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Fun topic! I’ve got a somewhat basic implementation of the Scott Draves algorithm to work with a compute shader, simply by having each work-item run a single particle (really just a random coordinate) through a number of iterations via a for-loop with several sequential transforms (about 20 iterations start to converge nicely). The final coordinate gets plotted onto the output buffer with some colour value. With enough work-items and multi-pass rendering you can emulate millions of particles this way. I’m sure there are race conditions and other gotcha’s, which I’m not aware of. But I chose to ignore that for now

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Here’s what I got, based on @lucasm’s shared paper.

Fractal-Flame_shared.toe (19.2 KB)

I do a multipass compute shader where each thread in each pass loads a position, does an update, and saves the position back to the texture. The top section of the texture is reserved for loading/saving “position” data. The bottom section (about 90% the total) is for “painting” the color according to the position. Eventually this setup might be able to do the trick described in the paper about picking a random position but then doing a predetermined flame iteration. Or maybe it still needs to be in a CUDA top.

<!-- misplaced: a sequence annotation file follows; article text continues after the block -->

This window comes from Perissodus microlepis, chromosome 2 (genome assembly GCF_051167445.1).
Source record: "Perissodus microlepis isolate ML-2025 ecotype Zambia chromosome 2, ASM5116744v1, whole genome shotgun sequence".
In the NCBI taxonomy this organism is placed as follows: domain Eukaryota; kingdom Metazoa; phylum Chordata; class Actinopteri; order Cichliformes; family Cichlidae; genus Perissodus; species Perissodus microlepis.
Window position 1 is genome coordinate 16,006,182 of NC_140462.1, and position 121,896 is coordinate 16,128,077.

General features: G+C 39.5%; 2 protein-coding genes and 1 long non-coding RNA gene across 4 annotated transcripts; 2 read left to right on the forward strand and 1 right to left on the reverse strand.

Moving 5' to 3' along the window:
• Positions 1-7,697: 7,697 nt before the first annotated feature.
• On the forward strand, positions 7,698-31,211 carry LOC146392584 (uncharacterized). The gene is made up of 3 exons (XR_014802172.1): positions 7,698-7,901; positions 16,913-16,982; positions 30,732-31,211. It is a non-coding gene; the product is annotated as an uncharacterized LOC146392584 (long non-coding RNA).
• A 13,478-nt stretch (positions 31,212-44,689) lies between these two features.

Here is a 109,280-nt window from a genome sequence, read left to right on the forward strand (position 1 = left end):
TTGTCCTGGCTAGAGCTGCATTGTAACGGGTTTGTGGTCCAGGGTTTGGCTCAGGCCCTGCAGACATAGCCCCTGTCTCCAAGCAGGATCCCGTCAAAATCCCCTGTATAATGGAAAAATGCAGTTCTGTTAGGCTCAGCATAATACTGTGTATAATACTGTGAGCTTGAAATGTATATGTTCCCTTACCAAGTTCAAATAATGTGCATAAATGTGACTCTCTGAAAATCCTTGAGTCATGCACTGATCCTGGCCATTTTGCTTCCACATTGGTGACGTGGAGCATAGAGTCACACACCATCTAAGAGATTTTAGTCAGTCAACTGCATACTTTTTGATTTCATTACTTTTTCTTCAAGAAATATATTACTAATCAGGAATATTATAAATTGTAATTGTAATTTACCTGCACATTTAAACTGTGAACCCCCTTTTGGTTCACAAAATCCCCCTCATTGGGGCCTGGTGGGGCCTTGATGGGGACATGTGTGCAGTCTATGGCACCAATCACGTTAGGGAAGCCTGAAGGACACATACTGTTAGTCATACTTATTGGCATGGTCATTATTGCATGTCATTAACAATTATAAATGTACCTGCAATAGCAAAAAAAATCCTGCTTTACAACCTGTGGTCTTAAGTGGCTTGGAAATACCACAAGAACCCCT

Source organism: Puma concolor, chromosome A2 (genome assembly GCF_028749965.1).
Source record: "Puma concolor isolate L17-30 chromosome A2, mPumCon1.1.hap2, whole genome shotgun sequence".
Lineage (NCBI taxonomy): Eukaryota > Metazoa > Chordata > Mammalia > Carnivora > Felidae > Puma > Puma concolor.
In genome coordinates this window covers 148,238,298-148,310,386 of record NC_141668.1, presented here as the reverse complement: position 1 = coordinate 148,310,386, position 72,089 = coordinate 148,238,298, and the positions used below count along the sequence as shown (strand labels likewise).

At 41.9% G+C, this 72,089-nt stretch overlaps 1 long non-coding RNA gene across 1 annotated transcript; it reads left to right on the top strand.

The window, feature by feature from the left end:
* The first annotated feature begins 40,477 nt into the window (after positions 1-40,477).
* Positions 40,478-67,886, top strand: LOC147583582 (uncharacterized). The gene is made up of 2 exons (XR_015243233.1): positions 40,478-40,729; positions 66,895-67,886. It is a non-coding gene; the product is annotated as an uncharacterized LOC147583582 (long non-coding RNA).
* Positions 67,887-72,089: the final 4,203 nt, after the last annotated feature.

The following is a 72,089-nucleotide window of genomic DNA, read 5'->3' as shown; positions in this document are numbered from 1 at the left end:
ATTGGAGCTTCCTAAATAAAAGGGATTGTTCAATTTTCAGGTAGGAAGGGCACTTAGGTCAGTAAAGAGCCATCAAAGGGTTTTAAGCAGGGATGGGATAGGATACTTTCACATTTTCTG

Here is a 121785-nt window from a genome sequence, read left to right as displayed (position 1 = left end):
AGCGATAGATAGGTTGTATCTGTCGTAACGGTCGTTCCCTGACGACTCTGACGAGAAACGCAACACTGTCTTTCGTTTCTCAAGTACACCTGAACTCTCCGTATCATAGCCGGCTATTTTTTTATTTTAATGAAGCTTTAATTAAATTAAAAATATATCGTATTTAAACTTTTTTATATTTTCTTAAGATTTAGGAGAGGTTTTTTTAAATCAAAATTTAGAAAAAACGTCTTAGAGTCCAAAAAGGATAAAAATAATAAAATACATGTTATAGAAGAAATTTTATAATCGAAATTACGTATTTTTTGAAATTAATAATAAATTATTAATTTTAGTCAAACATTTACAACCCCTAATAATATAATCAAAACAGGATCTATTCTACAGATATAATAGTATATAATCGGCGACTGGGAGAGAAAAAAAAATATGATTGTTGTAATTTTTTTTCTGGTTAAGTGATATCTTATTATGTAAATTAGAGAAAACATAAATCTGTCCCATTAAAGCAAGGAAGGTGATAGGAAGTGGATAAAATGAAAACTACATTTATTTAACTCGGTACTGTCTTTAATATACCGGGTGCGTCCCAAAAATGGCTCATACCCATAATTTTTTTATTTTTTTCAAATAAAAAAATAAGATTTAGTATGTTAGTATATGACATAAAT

This probably has some overhead because the position is written/loaded for each pass. What @prema suggested is better in some regards, but I was worried that having a single-pass with many many branches would be bad. I’m not sure if you’re using randomness to pick your transforms.

I’m using Python DEAP (strongly typed genetic programming) to generate the shader code in the “edit_shader” DAT, but I’ve excluded that from this tox for now. But the tox has some useful GLSL nonetheless.

Another nuance is picking good affine transformations. It seems to help to pick rotations of 360 degrees divided by some integer. For example, a 60 degree rotation with some random xy offset.

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wow nice progress! there’s so much potential in this algo, especially porting it into Touch like this.

I’ll be honest I fell down a bit of a rabbit hole the other day when you posted this thread looking at all the different functions and porting some to glsl and just applying them to video. I know it’s not exactly the same thing but some really wacky and fun effects just doing 1 uv transform/iteration. Even more interesting with combining different transforms together.

Swirl:

Horseshoe:

Polar: (lmao)

Hyperbolic:

(Spherical * 1) + (Handkerchief * 0.5):

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Nice work. For those following along, I had uploaded some of the “Variations” from the flame algorithm, written in GLSL. @lucasm used these functions as a kind of Remap TOP.

Also here’s a teaser of the genetic algorithm

Variation 39 happens to take two parameters. The genetic algorithm constructs this tree to compose uniforms and predefined functions that lead to these two parameters. A flame is then a collection of several of these trees with a probability assigned to each tree. Each variation/tree also has its own details such as color and pre-transform/post-transform.

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this is super cool… thank you for sharing the nuts and bolts of this!